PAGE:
Instead, we conclude that this is a situation where the law simply has not “stood still” since Barrick, see Elam v. Monarch Life Ins. Co., 598 A.2d 1167, 1170 (D.C.1991), so much so that we would err in continuing to adhere to its holding. High Court decisions including Usery, Pension Benefit Guar. Corp., Landgraf, and Plaut have refined the law of retroactivity in civil matters-subjecting retroactive civil legislation to “modest” constitutional limits, Landgraf, 511 U.S. at 272, 114 S.Ct. 1483, while otherwise leaving legislatures free to “readjust [economic] rights and burdens” so as even to “upset [ ] otherwise settled expectations,” Usery, 428 U.S. at 16, 96 S.Ct. 2882, or impair “substantive rights,” Landgraf, 511 U.S. at 278, 114 S.Ct. 1483-in a manner quite incompatible with the notion of unqualified, indefeasible vested rights adopted in Barrick.10 A division of this court is not obliged “to follow, inflexibly, a [prior] ruling [of the court] whose philosophical basis has been substantially undermined by subsequent Supreme Court decisions.” Frendak v. United States, 408 A.2d 364, 379 n. 27 (D.C.1979); see also Kleinbart v. United States, 604 A.2d 861, 870 (D.C.1992) (“[w]hen intervening constitutional rulings necessitate a change in prior law, a division of this court is empowered to recognized that earlier decisions no longer have force.”). For this reason, we decline to follow Barrick's holding or rationale and instead conclude that application of the PLCAA to the plaintiffs' pending cause of action under the SLA does not violate due process.
The plaintiffs contend, finally, that elimination of their cause of action by the PLCAA constitutes a “taking” for which the Fifth Amendment requires that they receive “just compensation.” That compensation, they say, would be either the damages they can prove in a hypothetical suit against the defendants or, as they urged at oral argument, an order enjoining application of the PLCAA to their action.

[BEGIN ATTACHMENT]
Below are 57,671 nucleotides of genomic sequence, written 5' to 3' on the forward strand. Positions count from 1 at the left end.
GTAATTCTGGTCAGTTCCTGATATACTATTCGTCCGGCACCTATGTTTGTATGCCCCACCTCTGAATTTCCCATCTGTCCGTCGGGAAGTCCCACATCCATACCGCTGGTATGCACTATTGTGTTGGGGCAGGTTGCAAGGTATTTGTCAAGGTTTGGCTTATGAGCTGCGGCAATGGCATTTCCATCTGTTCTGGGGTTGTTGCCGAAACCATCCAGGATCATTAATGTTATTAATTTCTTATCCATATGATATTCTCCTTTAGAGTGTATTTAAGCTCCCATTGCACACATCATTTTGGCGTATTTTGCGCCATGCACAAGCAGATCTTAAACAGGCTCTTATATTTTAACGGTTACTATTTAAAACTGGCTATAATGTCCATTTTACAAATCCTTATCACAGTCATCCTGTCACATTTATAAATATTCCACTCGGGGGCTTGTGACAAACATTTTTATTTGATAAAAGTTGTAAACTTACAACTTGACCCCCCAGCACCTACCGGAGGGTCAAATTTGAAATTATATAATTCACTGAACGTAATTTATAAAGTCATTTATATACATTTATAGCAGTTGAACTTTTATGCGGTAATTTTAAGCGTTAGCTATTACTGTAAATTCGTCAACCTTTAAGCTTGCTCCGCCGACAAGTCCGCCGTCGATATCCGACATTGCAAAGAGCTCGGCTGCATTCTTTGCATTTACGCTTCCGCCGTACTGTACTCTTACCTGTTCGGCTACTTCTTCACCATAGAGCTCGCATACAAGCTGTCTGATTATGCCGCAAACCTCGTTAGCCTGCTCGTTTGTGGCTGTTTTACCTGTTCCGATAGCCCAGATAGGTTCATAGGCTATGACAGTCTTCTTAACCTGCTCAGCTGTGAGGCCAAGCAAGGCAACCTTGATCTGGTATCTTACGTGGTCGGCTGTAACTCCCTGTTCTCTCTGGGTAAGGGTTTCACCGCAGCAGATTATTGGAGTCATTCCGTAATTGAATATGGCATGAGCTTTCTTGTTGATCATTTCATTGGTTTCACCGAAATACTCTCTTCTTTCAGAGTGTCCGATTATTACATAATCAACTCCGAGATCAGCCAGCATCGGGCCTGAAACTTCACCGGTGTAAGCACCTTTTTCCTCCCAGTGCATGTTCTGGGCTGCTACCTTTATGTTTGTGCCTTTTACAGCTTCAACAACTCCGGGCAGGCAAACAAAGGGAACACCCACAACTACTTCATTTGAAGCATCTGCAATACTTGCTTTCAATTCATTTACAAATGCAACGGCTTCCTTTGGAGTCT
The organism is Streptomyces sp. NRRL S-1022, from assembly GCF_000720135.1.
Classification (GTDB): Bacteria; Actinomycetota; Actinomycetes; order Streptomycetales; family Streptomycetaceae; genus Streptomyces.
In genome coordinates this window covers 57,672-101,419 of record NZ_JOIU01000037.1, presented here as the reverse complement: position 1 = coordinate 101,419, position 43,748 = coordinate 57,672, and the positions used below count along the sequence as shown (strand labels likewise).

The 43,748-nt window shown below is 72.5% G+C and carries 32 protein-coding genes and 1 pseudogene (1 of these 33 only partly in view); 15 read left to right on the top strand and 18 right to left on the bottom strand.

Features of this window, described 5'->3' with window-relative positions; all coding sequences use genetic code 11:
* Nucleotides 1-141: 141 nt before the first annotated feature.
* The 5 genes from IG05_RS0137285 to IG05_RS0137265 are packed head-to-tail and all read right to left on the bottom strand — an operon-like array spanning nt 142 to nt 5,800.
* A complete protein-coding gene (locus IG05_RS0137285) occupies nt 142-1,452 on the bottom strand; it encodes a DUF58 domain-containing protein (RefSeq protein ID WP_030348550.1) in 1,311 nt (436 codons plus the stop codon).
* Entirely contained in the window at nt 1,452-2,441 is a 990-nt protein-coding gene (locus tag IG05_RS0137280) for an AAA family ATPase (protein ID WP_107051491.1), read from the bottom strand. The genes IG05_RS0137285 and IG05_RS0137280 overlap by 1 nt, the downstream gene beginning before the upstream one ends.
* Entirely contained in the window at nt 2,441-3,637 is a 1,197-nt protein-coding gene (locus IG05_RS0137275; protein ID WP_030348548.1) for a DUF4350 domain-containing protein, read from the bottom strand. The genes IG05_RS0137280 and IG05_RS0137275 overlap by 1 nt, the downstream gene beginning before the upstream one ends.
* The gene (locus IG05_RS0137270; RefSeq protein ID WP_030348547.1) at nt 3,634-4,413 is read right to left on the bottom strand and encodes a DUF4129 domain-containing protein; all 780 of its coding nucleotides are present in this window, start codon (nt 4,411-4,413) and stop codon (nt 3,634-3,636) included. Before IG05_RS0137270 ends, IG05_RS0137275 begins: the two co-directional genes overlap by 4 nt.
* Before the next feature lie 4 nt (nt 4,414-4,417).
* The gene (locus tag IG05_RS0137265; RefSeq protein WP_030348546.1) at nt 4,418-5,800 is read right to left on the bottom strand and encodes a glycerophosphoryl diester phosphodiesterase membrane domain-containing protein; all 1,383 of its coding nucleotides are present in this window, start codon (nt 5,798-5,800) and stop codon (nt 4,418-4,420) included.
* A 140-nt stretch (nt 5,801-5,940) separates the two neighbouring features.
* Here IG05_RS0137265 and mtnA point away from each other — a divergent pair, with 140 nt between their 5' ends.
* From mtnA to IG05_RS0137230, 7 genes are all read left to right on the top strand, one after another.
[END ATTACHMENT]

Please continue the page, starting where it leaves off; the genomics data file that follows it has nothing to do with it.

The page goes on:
“[A] party challenging governmental action as an unconstitutional taking bears a substantial burden,” Eastern Enters., 524 U.S. at 523, 118 S.Ct. 2131 (plurality opinion), a burden made even more demanding here because we have found no due process violation in the application of the PLCAA to pending actions. See Concrete Pipe & Prods. of Calif. Inc. v. Constr. Laborers Pension Trust for S. Calif., 508 U.S. 602, 641, 113 S.Ct. 2264, 124 L.Ed.2d 539 (1993) (citation and internal quotation marks omitted) (“Given that [petitioner's] due process arguments are unavailing, it would be surprising indeed to discover [that] the challenged statute nonetheless violated the Takings Clause.”). And still another obstacle the plaintiffs face is that “[a] ‘taking’ may more readily be found when the interference with property can be characterized as a physical invasion by government than when interference arises from some public program adjusting the benefits and burdens of economic life to promote the common good,” Penn Cent. Transp. Co. v. New York City, 438 U.S. 104, 124, 98 S.Ct. 2646, 57 L.Ed.2d 631 (1978) (internal citations omitted)-something Congress intended in enacting the PLCAA.